In 2007, Rick Sharga, vice president of marketing at RealtyTrac, stated that with more stringent lending and underwriting standards, “we will likely see a significant foreclosure decrease” within the next three years. However, a sustained and considerable decrease in foreclosures has yet to occur. In fact, the real estate market downfall and resulting mortgage and housing crisis have proven to be wider, deeper, and more serious than first anticipated. Since 2007, millions of homeowners faced, and continue to face, foreclosure proceedings. To provide protections for homeowners, federal and state actors have attempted regulatory and legislative solutions to stem the foreclosure crisis. The attempted regulatory and legislative responses, such as foreclosure moratoria, have failed to pull the real estate housing market out of crisis and provide meaningful relief to homeowners facing foreclosure. Many factors contribute to this failure, but namely, lack of uniform rules and policies among the relevant federal and state agencies for lenders, homeowners, and servicers. This Article contends that with the rate of foreclosures predicted to steadily continue into 2015, the need for standardized intervention remains imperative to sustain the goal of homeownership, safeguard consumers, guide lenders/servicers, and stabilize the real estate market.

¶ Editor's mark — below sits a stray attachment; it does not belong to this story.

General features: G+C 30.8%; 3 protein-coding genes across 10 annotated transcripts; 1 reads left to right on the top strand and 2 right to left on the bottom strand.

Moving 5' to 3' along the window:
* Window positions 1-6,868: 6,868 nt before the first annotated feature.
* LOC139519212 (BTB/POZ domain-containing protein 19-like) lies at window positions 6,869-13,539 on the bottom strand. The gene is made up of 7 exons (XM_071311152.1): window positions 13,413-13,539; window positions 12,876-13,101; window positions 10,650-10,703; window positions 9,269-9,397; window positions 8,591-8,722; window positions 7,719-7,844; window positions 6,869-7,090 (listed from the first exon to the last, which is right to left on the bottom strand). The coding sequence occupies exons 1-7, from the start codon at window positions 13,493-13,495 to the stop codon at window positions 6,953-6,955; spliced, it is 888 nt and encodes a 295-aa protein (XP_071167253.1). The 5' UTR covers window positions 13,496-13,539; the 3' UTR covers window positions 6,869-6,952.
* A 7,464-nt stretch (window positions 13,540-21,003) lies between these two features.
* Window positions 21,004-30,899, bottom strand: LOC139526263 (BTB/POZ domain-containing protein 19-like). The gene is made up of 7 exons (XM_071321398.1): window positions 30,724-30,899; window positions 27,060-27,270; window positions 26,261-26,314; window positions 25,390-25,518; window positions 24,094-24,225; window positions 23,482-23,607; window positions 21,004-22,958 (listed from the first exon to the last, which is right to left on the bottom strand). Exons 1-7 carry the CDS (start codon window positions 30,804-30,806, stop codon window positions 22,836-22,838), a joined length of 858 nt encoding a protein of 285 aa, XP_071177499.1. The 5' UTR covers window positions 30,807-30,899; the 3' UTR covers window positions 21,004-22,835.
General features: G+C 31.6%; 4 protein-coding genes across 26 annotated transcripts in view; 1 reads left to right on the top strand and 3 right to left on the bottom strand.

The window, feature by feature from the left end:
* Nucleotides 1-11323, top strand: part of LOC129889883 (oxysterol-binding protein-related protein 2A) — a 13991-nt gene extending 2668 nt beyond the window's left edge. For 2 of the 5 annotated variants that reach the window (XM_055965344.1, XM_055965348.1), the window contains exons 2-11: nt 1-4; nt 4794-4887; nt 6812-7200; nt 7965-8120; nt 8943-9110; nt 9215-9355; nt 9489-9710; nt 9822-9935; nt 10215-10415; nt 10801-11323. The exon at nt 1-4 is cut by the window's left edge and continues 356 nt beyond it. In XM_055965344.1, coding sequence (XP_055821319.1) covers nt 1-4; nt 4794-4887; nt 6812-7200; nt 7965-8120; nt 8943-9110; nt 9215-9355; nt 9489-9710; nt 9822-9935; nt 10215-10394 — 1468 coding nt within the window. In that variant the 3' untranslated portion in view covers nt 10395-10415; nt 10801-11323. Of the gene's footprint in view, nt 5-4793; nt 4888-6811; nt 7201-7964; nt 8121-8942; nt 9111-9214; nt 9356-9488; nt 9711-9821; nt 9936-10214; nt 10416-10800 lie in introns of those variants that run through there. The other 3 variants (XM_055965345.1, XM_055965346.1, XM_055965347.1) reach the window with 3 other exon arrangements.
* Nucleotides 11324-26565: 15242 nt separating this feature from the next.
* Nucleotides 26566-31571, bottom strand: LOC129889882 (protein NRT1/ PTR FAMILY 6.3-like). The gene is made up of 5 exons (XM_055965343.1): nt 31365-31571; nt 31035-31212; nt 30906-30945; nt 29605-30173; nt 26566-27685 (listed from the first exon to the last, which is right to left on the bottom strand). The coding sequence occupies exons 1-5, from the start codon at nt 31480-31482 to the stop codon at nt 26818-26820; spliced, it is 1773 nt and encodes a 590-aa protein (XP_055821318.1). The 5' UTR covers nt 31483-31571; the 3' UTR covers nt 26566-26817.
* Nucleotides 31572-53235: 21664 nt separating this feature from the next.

Aleatra P. Williams,
Foreclosing Foreclosure: Escaping the Yawning Abyss of the Deep Mortgage and Housing Crisis,
Nw. J. L. & Soc. Pol'y.